Traveling as an Older Adult? Ways to Stay Safe and Enjoy a Hassle-Free Vacation
By Jess Walter
Baby Boomers, who represent 20 percent of the American population, are expected to travel and spend more in 2020. Because of retirement and less restrictive budgets, many older adults are finding ways to keep themselves occupied by hitting the road. More want to spend time with family and friends or turn to travel as a means to relax and rejuvenate. Unfortunately, some of the effects of aging can make it difficult to go on journeys. Finding ways to make your next vacation both enjoyable and safe as possible are challenging tasks, but it's entirely doable with a little planning and organization.
Planning is Key
Preparing travel plans are key to the success of your trip. Make a small plan where you would like to go and the activities that you would like to do. If you are not able to do the travel arrangements yourself, go to an agency and enlist the help of an agent who can plan and book everything for you. You can also ask a family member to help you plan your trip.
The flights you choose should always be non-stop to reduce your overall travel time and the probability of missing connections. In addition, reservations for a wheelchair and ground staff assistance must be made well in advance for those who have mobility issues. Some airlines also offer disability options for passengers at the time of booking or a number is provided to call the airline to request for them. Early or late travel times should be avoided; mid-morning or early afternoon departures are the best options for older adults.
Find a Senior-Friendly Accommodation
Another important aspect of planning a vacation apart from finding a senior-friendly destination is to book a suitable accommodation. If you’re traveling with young children, such as your grandchildren, you should probably search for child-friendly hotels that offer facilities for young guests. In the same way, when reserving your own hotel room, choose one that is senior-friendly. Selecting a room on the ground floor or near the hotel's entrance or exit is key to cutting down on long walks to reach the elevator, lobby or dining facilities.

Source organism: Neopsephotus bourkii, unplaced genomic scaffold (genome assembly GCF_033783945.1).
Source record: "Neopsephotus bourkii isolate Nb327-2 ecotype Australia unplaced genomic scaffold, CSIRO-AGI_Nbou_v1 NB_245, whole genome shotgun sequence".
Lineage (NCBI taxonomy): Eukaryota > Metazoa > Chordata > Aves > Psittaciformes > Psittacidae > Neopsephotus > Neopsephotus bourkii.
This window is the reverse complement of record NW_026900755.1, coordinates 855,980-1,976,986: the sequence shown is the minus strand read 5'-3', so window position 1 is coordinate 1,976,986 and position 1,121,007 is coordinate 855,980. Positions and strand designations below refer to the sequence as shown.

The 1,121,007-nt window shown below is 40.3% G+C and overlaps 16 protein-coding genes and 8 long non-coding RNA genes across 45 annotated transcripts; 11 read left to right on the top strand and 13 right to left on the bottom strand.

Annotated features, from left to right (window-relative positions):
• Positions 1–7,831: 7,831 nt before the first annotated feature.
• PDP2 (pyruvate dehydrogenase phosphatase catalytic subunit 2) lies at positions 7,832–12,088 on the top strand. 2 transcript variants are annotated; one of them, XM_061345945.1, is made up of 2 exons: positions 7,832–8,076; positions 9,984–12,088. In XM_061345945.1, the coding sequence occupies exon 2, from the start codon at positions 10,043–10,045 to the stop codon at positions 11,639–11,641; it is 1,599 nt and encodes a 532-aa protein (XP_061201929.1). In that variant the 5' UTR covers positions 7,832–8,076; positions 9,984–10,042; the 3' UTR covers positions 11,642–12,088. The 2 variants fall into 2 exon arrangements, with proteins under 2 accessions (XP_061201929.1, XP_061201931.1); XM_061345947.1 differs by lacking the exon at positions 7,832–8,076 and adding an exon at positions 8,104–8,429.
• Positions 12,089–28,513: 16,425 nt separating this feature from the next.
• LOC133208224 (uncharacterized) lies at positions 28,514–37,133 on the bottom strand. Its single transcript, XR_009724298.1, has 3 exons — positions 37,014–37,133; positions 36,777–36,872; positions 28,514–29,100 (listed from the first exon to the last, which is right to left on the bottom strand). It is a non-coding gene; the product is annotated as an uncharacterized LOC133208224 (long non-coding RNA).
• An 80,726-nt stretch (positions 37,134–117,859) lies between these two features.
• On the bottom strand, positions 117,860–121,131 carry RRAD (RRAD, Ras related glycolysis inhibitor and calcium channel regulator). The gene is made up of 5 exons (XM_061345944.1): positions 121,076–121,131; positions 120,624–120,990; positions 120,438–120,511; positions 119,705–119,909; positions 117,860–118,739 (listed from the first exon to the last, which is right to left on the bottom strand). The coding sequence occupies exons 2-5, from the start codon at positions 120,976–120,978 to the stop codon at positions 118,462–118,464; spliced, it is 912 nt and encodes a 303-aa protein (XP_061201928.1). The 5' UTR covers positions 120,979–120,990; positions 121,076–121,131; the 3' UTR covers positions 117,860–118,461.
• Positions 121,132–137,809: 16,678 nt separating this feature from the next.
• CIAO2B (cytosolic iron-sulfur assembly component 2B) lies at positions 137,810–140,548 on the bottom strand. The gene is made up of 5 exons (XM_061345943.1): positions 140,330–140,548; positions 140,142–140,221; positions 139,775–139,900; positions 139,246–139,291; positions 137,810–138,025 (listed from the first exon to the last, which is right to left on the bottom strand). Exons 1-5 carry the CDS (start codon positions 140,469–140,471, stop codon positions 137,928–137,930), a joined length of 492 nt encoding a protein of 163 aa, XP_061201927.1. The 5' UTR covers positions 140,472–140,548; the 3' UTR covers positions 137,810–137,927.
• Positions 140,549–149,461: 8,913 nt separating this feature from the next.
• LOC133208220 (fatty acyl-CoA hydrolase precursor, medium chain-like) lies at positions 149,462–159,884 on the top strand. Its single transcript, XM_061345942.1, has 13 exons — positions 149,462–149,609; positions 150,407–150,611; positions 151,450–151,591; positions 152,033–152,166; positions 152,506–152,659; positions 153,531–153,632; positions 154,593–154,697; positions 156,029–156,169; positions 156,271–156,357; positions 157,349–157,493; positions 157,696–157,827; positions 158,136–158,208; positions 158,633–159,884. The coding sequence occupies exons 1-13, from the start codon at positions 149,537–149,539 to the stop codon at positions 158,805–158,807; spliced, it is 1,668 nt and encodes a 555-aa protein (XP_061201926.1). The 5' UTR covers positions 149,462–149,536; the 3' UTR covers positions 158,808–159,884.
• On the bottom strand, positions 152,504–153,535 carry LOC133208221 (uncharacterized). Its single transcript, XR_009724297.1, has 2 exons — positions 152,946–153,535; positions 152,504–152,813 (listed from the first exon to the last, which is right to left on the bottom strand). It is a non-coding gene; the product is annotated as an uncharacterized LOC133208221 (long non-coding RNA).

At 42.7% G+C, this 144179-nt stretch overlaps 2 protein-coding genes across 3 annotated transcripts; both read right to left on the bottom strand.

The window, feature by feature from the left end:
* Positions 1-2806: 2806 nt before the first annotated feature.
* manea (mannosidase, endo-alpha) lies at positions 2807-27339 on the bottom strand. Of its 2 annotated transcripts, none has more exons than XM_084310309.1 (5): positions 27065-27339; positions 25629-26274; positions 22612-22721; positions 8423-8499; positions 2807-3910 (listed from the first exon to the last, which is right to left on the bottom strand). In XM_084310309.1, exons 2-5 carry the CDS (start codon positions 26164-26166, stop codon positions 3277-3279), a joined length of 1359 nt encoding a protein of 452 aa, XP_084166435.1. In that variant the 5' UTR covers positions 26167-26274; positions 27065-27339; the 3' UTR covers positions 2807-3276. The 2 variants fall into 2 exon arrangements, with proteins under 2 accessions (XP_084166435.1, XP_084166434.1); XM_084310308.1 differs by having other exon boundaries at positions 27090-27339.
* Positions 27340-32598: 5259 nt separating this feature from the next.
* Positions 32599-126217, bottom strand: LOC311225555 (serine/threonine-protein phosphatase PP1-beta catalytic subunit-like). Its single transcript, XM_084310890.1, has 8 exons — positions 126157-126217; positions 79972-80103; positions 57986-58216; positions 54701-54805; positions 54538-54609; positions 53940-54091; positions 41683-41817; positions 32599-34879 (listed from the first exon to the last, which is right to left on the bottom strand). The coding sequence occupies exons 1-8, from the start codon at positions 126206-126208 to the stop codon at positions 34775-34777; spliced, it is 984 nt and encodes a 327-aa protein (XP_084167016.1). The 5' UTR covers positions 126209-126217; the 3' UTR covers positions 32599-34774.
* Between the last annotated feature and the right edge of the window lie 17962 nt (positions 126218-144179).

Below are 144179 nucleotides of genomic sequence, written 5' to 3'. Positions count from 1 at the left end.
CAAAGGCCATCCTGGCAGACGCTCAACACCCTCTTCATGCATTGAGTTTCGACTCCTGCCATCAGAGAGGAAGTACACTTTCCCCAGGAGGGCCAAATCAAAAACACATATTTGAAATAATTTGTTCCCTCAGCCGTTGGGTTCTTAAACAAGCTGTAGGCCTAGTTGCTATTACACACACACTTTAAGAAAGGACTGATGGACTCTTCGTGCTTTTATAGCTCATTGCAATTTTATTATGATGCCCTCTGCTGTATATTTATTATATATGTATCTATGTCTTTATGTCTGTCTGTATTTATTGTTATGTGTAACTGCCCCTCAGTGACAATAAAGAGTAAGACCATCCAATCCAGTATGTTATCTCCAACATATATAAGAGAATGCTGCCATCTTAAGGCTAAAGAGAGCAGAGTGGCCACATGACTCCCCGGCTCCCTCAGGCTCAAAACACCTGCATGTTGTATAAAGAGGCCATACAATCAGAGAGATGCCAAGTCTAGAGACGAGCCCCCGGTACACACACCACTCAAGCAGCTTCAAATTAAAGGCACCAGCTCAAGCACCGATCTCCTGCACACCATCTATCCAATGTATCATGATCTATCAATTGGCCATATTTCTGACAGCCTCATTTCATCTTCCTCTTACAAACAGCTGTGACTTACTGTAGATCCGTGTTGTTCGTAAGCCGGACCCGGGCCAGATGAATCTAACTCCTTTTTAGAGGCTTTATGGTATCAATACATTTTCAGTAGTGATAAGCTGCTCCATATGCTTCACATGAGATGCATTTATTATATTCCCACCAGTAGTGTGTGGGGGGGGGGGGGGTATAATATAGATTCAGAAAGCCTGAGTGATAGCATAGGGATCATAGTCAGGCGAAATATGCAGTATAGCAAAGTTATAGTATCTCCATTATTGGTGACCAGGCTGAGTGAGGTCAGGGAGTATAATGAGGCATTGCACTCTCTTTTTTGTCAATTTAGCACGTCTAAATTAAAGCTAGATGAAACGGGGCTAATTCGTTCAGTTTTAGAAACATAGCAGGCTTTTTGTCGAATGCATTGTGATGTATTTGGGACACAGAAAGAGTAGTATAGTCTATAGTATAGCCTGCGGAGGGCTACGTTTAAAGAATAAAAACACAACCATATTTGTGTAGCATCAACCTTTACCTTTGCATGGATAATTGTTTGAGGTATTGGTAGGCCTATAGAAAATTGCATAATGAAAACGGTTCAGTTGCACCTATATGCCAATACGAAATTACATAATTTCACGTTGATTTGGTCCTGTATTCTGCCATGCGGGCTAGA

Hotels that offer rooms or suites with handicap accessibility are also recommended. Some of the features that are senior-friendly may include open layouts, wheel-in showers and grab handles, which can ultimately improve the safety of all guests, no matter their age. Those who have difficulties hearing can even request for visual and tactile ringers, along with televisions that offer Closed-Captioning for visual ease.
Go with a Family Member or Travel Companion
Going with someone when traveling is a sensible option, especially for older adults with health concerns. Your family member or travel companion can arrange for transportation, so you won’t need to rely on others to take care of you as soon as you arrive at the airport or the hotel. Moreover, traveling with a companion is generally more fun! You can do things together, chat with each other, and enjoy a vacation without worrying about safety or comfort since there is another person who can watch out for you. Even paying for a travel companion is all worth it so that you don’t feel so alone or isolated when on a journey.
Traveling as a senior can be challenging, and the main goal is to ensure that it is a safe and stress-free journey. Carefully planning your itinerary, choosing a senior-friendly accommodation, and going with a travel companion can improve your safety and ensure that your trip is comfortable and pleasant.